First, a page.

Families caring for elders worth $350 billion
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The estimated value of caregiving provided by family members in Hawaii last year is $1.25 billion, according to an AARP study released yesterday.
The nationwide estimate is $350 billion.
The figures are based on family members, 18 years or older, providing just under 21 hours of care per week to adults with limitations in daily activities. The study used $10.91 per hour for the Hawaii estimate and $9.63 for the nationwide estimate.
The study does not account for wage and benefit loss for people who quit their jobs or reduce their employment from full-time to part-time to care for a family member or for the reduction in productivity of those who continue to work.
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Six years ago, Scott and Shayne Liedtke were living and working in the Maldives, an island nation in the Indian Ocean. Scott was coaching a professional soccer team and Shayne was the general manager of the Diabetes and Cancer Society of Maldives.
That gave them the experience of working overseas and the opportunity to save money.
By the numbers
A look at the value of family caregiving:
United States: 299,000
Number of caregivers
United States: 34,000
Economic value per hour
United States: $9.63
Total economic value
United States: $350,000
"We didn't have to pay taxes," Scott said. "And there's nothing to spend on."
In 2001, the couple decided to move back to Hawaii and care for Shayne's grandmother.
"The timing was right," Shayne said. "My grandmother just lost her driver's license."
Now the two live with Shayne's grandmother and pay no mortgage or rent.
But they face a higher cost of living and fewer professional opportunities due to their decision.
In fact, it's common for people who become family caregivers to take leaves of absence, turn down promotions, go part-time or give up work entirely, according to the findings of an AARP study released yesterday.
And caregivers often suffer from stress.
The report estimates the value of caregiving by family members in Hawaii annually at $1.25 billion. That figure is 22 percent higher than total Medicaid spending in Hawaii in 2005, 3.8 times Medicaid spending on long-term care services and 10.3 times Medicaid spending on home and community-based long-term care services, the report said.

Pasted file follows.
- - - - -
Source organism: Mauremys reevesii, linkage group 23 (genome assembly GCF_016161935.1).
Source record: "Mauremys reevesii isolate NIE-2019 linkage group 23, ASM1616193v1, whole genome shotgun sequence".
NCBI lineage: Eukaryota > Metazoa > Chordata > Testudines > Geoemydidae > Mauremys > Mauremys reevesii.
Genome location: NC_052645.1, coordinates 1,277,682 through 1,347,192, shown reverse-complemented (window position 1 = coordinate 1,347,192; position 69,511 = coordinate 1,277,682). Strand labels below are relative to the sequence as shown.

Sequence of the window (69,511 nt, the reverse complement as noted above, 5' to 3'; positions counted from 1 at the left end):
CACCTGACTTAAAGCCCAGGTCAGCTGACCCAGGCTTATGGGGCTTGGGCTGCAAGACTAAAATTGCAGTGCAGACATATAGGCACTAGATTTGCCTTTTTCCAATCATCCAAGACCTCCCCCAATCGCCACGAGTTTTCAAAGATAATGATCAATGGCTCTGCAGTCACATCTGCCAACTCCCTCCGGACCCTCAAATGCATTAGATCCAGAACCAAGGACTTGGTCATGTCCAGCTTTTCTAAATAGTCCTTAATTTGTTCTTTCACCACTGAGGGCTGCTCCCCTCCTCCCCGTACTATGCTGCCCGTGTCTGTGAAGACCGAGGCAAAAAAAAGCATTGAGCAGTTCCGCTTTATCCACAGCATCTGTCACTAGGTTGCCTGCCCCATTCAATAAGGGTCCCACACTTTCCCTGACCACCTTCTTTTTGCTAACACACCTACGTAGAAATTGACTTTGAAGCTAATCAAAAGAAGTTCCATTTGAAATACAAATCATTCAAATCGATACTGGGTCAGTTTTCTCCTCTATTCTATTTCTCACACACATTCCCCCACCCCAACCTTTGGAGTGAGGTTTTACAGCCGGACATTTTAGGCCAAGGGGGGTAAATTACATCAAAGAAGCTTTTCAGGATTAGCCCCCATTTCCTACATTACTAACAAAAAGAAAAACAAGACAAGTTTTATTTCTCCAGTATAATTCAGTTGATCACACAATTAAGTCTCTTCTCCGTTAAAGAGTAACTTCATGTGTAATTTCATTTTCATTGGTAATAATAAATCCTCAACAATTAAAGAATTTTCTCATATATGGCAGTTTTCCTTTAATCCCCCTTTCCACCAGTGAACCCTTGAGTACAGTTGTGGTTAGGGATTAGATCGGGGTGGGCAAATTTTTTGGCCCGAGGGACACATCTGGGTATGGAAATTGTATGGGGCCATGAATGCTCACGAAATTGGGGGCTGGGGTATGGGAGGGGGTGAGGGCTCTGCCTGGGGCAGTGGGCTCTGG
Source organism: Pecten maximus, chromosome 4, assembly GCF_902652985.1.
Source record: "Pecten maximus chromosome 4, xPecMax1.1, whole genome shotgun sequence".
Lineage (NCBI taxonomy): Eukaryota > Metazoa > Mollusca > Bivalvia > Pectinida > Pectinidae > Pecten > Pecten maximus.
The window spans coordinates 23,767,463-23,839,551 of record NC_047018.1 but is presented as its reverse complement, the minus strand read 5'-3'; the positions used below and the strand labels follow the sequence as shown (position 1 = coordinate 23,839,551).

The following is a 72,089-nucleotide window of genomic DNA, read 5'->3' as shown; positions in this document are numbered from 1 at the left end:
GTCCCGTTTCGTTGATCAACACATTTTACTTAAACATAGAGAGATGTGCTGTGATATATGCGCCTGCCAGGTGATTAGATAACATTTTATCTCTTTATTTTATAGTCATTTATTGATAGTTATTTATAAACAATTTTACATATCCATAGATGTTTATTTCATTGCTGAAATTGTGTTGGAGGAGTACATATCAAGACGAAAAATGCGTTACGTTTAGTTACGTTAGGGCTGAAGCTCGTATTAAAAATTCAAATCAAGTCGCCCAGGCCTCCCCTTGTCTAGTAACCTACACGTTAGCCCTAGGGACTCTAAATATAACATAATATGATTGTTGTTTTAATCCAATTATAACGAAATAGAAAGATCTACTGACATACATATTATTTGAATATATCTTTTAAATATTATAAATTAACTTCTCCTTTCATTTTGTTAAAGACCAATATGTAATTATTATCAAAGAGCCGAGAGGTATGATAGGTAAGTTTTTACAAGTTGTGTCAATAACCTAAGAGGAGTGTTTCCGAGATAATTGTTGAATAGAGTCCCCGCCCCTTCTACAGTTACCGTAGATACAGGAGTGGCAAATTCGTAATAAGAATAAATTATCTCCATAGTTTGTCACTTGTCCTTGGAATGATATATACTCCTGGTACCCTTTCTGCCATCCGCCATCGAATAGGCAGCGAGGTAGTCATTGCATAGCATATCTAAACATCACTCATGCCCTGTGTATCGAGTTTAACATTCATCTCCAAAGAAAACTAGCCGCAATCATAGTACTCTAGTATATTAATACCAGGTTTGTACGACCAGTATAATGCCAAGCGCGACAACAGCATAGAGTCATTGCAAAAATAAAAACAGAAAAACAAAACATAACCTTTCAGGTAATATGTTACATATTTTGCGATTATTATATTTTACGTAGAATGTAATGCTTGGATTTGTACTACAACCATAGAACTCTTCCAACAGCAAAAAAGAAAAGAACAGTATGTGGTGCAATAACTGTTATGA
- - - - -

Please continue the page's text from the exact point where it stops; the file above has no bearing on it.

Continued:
Nationwide, the study estimates the value of caregiving by family members last year was $350 billion, 18 percent higher than total Medicaid spending in 2005, 3.7 times Medicaid spending on long-term care services and 10.1 times Medicaid spending on home and community based long-term care services.
Scott got a job at Hawaii Pacific University as associate director of admissions and head coach of the men's soccer team. Shayne began working as an administrative assistant with the American Diabetes Association.
Shayne said her employer gave her the flexibility to take her grandmother to her doctor visits and other appointments. But she quit in 2003 when the couple's daughter was born. If she were still working, Shayne said she would have to take leaves of absence when her grandmother, 91, was admitted into the hospital for injuries or difficulties with her health.
The need to continue caring for her grandmother limits Shayne's future employment opportunities.
"I realize staying home takes away a lot of business potential. But it's something I chose to do," she said.
The report says the cost of funding more services and supports for caregivers is small compared to the value of their contributions and recommends a number of measures to prevent caregivers from being overwhelmed.
They include allowing family caregivers to be paid for the service they provide, providing a tax credit for caregiving and implementing "family-friendly" policies in the workplace.